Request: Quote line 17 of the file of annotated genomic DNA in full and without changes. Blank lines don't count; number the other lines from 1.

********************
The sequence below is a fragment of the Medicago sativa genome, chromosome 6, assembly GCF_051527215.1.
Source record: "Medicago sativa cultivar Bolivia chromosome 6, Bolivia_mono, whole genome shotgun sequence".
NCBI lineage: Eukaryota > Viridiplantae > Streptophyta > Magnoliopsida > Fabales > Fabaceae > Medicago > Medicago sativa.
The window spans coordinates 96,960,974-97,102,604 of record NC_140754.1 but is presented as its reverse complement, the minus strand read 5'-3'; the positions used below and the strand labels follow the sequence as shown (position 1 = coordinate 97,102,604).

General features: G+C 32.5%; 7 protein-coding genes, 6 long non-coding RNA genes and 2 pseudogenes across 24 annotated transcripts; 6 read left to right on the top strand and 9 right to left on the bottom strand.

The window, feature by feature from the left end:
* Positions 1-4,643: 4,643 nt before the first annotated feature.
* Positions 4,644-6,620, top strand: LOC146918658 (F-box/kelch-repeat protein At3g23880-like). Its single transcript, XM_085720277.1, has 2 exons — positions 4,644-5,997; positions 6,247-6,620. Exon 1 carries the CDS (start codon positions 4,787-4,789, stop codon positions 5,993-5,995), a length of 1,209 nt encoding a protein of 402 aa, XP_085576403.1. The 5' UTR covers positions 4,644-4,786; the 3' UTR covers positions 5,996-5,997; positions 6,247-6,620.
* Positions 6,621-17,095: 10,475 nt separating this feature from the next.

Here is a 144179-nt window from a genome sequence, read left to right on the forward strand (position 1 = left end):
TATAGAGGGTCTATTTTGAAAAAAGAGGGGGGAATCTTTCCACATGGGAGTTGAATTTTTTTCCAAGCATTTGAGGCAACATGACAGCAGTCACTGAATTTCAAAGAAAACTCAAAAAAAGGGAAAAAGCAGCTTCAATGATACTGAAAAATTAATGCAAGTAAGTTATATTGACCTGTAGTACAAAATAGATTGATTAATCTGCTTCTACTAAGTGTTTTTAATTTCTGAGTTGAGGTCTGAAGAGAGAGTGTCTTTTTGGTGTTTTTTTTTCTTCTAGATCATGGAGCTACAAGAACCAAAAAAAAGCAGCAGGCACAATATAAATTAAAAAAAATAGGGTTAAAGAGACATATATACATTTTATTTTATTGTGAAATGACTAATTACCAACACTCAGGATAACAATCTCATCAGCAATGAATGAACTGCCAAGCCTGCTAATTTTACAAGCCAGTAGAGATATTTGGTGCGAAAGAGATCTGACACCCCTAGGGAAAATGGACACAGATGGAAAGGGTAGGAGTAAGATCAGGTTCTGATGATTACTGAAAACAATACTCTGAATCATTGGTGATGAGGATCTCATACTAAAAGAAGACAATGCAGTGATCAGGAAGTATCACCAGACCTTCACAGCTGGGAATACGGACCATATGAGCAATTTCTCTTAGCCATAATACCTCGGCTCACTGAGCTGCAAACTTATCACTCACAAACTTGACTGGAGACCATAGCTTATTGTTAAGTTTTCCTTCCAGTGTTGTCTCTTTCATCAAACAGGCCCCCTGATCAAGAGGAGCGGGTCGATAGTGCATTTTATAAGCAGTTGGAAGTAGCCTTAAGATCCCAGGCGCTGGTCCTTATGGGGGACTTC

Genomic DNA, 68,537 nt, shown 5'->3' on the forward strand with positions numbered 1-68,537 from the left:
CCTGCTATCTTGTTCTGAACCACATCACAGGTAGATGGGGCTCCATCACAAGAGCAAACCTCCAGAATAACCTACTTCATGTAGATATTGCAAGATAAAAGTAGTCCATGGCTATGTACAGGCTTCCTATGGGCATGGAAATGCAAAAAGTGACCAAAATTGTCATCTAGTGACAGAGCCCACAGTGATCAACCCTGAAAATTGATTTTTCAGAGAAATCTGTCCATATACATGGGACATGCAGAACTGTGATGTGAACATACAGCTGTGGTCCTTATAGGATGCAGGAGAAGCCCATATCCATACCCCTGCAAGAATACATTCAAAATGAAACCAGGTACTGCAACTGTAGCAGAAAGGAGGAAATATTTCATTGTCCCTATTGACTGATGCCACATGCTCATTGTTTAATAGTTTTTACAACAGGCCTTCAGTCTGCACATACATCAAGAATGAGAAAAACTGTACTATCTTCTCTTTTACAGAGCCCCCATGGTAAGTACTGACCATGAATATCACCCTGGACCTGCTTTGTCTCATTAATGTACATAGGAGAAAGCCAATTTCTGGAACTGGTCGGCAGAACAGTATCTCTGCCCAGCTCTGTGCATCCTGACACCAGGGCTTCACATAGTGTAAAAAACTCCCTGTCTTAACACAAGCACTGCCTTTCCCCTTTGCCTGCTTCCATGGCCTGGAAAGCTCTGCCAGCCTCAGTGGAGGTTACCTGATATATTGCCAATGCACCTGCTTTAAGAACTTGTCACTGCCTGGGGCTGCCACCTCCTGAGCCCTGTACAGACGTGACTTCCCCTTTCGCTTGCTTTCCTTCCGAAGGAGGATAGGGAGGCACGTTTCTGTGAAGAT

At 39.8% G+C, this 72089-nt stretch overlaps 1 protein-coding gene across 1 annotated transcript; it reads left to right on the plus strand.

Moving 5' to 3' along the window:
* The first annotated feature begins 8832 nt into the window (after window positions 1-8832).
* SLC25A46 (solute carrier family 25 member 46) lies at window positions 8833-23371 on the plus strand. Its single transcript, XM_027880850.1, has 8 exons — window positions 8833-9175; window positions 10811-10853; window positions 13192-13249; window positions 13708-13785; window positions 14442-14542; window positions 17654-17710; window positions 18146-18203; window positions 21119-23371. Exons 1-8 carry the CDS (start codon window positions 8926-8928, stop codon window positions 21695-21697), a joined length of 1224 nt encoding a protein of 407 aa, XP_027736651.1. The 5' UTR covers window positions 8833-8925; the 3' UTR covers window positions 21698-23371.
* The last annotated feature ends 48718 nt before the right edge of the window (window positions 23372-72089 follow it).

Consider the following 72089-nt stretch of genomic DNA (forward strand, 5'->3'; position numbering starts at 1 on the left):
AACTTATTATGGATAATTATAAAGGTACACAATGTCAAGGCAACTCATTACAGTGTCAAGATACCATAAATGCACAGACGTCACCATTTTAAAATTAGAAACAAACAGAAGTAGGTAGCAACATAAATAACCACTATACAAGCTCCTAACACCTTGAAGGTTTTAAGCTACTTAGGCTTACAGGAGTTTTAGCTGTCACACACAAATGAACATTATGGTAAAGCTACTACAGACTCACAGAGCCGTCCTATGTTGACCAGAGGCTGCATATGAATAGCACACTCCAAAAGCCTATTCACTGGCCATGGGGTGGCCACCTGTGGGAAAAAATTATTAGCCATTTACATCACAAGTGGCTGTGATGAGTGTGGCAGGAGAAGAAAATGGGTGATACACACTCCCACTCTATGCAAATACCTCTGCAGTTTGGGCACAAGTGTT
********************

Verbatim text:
* SLC25A46 (solute carrier family 25 member 46) lies at window positions 8833-23371 on the plus strand. Its single transcript, XM_027880850.1, has 8 exons — window positions 8833-9175; window positions 10811-10853; window positions 13192-13249; window positions 13708-13785; window positions 14442-14542; window positions 17654-17710; window positions 18146-18203; window positions 21119-23371. Exons 1-8 carry the CDS (start codon window positions 8926-8928, stop codon window positions 21695-21697), a joined length of 1224 nt encoding a protein of 407 aa, XP_027736651.1. The 5' UTR covers window positions 8833-8925; the 3' UTR covers window positions 21698-23371.